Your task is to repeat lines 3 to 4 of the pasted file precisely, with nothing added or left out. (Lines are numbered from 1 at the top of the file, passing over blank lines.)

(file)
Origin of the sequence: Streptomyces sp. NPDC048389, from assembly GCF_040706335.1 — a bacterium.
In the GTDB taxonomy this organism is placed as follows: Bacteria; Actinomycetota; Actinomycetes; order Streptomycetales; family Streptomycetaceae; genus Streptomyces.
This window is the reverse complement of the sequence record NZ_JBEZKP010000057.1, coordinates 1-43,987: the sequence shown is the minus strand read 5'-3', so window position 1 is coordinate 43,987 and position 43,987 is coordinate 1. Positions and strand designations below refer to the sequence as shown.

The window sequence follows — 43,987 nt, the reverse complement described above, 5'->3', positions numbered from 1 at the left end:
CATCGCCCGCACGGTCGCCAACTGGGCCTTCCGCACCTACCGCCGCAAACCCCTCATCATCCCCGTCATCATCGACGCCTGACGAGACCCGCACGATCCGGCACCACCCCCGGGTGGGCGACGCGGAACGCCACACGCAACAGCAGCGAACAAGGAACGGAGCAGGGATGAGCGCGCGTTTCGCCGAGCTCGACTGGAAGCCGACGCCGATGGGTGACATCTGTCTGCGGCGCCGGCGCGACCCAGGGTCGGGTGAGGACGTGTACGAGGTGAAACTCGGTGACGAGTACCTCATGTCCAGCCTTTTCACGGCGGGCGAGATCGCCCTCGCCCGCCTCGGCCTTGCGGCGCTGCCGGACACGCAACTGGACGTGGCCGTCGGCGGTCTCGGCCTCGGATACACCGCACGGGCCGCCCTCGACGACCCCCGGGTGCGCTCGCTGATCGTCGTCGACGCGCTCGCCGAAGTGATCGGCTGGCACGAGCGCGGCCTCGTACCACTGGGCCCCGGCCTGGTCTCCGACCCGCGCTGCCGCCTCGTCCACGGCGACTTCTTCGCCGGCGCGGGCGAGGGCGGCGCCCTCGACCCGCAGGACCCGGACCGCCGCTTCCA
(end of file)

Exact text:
This window is the reverse complement of the sequence record NZ_JBEZKP010000057.1, coordinates 1-43,987: the sequence shown is the minus strand read 5'-3', so window position 1 is coordinate 43,987 and position 43,987 is coordinate 1. Positions and strand designations below refer to the sequence as shown.

The window sequence follows — 43,987 nt, the reverse complement described above, 5'->3', positions numbered from 1 at the left end: